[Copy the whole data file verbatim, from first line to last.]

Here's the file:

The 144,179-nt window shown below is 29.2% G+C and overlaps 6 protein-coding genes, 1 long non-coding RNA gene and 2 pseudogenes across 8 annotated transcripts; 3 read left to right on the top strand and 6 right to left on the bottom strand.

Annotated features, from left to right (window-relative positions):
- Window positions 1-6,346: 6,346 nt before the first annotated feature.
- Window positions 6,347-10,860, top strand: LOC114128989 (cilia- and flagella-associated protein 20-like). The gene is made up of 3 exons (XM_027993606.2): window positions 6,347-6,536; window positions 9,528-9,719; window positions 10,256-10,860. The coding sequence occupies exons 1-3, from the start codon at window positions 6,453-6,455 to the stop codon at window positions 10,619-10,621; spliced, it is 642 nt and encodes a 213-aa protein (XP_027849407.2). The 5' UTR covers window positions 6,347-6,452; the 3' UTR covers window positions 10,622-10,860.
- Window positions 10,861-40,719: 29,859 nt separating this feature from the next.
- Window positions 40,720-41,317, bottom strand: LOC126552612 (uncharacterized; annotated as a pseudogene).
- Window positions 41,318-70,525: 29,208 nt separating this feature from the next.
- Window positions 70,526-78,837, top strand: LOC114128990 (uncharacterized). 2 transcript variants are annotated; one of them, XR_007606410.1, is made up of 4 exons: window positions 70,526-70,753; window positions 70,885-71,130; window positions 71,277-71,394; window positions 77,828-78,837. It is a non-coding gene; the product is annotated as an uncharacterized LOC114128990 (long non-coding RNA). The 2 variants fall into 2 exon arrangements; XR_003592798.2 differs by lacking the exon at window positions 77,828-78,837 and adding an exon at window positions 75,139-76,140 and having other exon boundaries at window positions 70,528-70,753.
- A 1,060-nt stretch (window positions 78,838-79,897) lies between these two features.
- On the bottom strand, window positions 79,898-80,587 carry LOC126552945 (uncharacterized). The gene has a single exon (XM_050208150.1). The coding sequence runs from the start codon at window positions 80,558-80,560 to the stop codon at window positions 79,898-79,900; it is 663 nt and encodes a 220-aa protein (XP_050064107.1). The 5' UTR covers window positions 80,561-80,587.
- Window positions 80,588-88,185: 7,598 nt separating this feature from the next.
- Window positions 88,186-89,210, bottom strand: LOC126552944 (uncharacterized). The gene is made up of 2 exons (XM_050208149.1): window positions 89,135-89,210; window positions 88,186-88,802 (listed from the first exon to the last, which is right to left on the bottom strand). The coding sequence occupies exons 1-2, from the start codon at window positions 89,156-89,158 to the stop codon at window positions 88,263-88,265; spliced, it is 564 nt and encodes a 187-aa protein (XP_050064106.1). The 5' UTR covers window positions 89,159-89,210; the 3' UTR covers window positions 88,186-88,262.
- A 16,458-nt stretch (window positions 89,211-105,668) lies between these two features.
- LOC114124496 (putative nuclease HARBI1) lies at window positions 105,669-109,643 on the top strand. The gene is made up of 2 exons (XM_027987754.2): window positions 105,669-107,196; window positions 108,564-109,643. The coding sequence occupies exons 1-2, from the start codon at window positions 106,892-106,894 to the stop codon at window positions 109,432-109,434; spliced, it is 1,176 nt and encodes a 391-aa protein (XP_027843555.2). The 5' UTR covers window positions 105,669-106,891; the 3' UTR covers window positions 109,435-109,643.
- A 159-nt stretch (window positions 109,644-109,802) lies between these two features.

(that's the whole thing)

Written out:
The 144,179-nt window shown below is 29.2% G+C and overlaps 6 protein-coding genes, 1 long non-coding RNA gene and 2 pseudogenes across 8 annotated transcripts; 3 read left to right on the top strand and 6 right to left on the bottom strand.

Annotated features, from left to right (window-relative positions):
- Window positions 1-6,346: 6,346 nt before the first annotated feature.
- Window positions 6,347-10,860, top strand: LOC114128989 (cilia- and flagella-associated protein 20-like). The gene is made up of 3 exons (XM_027993606.2): window positions 6,347-6,536; window positions 9,528-9,719; window positions 10,256-10,860. The coding sequence occupies exons 1-3, from the start codon at window positions 6,453-6,455 to the stop codon at window positions 10,619-10,621; spliced, it is 642 nt and encodes a 213-aa protein (XP_027849407.2). The 5' UTR covers window positions 6,347-6,452; the 3' UTR covers window positions 10,622-10,860.
- Window positions 10,861-40,719: 29,859 nt separating this feature from the next.
- Window positions 40,720-41,317, bottom strand: LOC126552612 (uncharacterized; annotated as a pseudogene).
- Window positions 41,318-70,525: 29,208 nt separating this feature from the next.
- Window positions 70,526-78,837, top strand: LOC114128990 (uncharacterized). 2 transcript variants are annotated; one of them, XR_007606410.1, is made up of 4 exons: window positions 70,526-70,753; window positions 70,885-71,130; window positions 71,277-71,394; window positions 77,828-78,837. It is a non-coding gene; the product is annotated as an uncharacterized LOC114128990 (long non-coding RNA). The 2 variants fall into 2 exon arrangements; XR_003592798.2 differs by lacking the exon at window positions 77,828-78,837 and adding an exon at window positions 75,139-76,140 and having other exon boundaries at window positions 70,528-70,753.
- A 1,060-nt stretch (window positions 78,838-79,897) lies between these two features.
- On the bottom strand, window positions 79,898-80,587 carry LOC126552945 (uncharacterized). The gene has a single exon (XM_050208150.1). The coding sequence runs from the start codon at window positions 80,558-80,560 to the stop codon at window positions 79,898-79,900; it is 663 nt and encodes a 220-aa protein (XP_050064107.1). The 5' UTR covers window positions 80,561-80,587.
- Window positions 80,588-88,185: 7,598 nt separating this feature from the next.
- Window positions 88,186-89,210, bottom strand: LOC126552944 (uncharacterized). The gene is made up of 2 exons (XM_050208149.1): window positions 89,135-89,210; window positions 88,186-88,802 (listed from the first exon to the last, which is right to left on the bottom strand). The coding sequence occupies exons 1-2, from the start codon at window positions 89,156-89,158 to the stop codon at window positions 88,263-88,265; spliced, it is 564 nt and encodes a 187-aa protein (XP_050064106.1). The 5' UTR covers window positions 89,159-89,210; the 3' UTR covers window positions 88,186-88,262.
- A 16,458-nt stretch (window positions 89,211-105,668) lies between these two features.
- LOC114124496 (putative nuclease HARBI1) lies at window positions 105,669-109,643 on the top strand. The gene is made up of 2 exons (XM_027987754.2): window positions 105,669-107,196; window positions 108,564-109,643. The coding sequence occupies exons 1-2, from the start codon at window positions 106,892-106,894 to the stop codon at window positions 109,432-109,434; spliced, it is 1,176 nt and encodes a 391-aa protein (XP_027843555.2). The 5' UTR covers window positions 105,669-106,891; the 3' UTR covers window positions 109,435-109,643.
- A 159-nt stretch (window positions 109,644-109,802) lies between these two features.